Episode 8: Alien – Upon her arrival back to Earth, an Astronaut begins acting erratically and strange and gets committed to the psychiatric care center of a hospital, where her body proceeds to go through changes, as does her behavior, while a parasitic alien organism uses her body as an incubator until it bursts out and starts wrecking havoc in the facility.
Clearly this episode was inspired pretty heavily by movies like Alien, but you know what? I'm fine with that. Things blatantly ripping off something I love just makes me enjoy it even more, and this was one hell of an enjoyable entry. Sure, not a whole lot really happens, as this episode has more of the Talking Head interviews and random factoids than I think any other episode does, and slightly more than I'd like as it leaves less room for the actual fictional story of the episode, but what it does have is pretty freaky and damn entertaining. Just the mere thought of a living, breathing, insect-like parasitic alien organism using your body as an incubator is a pretty freaky one, and this episode handled it wonderfully - the make-up effects being done more and more as the episode went on, to portray her deteriorating skin condition, looked super gross and highly realistic, culminating in some of the goriest effects I've seen in an episode of this show to date. Also, out of all the episodes thus far on both seasons, this one felt the most like it could easily be reformatted as an X-Files episode, as it just gave off that X-Files vibe during the whole affair, and that is a vibe I friggin' love. Episode Rating: 9/10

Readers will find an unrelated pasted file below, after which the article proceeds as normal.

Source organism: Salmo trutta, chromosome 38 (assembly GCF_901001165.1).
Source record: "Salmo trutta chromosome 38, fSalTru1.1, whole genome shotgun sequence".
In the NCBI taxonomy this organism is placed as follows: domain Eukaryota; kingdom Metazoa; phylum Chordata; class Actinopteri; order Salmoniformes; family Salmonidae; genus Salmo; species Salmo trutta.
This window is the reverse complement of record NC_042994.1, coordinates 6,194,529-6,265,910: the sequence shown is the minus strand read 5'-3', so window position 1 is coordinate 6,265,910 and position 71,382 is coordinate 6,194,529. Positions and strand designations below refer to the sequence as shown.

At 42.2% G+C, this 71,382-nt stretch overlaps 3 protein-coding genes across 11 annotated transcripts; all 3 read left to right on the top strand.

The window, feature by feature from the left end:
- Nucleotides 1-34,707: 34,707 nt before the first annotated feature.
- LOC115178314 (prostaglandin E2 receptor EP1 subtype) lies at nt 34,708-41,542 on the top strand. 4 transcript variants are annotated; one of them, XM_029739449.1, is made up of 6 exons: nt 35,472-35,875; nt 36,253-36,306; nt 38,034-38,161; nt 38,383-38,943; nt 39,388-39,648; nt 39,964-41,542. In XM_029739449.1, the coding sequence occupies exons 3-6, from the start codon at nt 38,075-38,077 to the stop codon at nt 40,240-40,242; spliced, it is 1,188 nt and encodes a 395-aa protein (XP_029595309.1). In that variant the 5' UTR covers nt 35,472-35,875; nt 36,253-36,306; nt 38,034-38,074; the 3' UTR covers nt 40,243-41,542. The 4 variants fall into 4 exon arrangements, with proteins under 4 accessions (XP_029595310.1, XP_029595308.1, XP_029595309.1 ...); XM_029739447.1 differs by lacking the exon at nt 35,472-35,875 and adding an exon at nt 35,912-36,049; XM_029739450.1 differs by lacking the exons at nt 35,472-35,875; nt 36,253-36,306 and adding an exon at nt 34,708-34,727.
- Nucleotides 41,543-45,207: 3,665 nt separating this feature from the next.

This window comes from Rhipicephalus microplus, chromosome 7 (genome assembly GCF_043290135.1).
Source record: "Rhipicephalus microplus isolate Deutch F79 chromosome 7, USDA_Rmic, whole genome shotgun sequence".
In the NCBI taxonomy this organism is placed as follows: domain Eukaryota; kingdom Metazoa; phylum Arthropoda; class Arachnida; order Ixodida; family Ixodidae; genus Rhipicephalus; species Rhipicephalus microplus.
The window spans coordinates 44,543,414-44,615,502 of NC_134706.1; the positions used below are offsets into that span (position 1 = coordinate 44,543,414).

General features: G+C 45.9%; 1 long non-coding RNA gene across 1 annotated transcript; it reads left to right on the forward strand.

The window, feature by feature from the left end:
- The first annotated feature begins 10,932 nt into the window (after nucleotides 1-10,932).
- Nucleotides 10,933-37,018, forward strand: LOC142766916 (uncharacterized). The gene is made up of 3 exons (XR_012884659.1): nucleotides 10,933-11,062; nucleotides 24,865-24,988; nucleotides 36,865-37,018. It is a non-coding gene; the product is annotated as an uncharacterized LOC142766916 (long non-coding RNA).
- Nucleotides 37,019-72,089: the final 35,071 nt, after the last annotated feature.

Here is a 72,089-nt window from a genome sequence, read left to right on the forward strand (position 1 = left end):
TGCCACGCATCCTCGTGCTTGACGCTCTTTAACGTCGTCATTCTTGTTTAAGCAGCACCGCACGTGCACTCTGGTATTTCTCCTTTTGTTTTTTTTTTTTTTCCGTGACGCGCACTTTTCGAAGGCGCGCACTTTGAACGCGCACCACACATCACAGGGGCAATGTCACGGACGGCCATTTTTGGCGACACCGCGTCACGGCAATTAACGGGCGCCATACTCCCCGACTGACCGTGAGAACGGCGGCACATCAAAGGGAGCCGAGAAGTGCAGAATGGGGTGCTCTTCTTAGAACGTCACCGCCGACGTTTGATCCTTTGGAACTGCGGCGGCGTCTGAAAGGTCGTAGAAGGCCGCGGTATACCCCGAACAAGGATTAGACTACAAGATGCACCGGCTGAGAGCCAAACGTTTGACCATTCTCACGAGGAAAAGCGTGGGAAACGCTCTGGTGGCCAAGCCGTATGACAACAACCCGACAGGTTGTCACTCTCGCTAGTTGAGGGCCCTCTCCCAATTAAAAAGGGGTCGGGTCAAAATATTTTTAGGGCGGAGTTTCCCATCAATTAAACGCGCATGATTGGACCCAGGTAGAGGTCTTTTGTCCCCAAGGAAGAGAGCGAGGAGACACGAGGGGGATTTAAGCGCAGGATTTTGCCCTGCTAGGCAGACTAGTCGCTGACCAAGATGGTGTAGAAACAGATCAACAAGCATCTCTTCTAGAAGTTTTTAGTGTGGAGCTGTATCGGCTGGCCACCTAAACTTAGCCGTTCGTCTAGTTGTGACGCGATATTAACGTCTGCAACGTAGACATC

Episode 9: Bear Lake Monster – A group of young girls in their early 20's decide to spend a weekend camping on the beach of Utah's Bear Lake to celebrate a friend's birthday, but as so often in these episodes, things go scary crazy pretty quickly as they start getting stalked and hunted by the resident lake monster, which in this case can also go on land, leaving no place safe for the girls.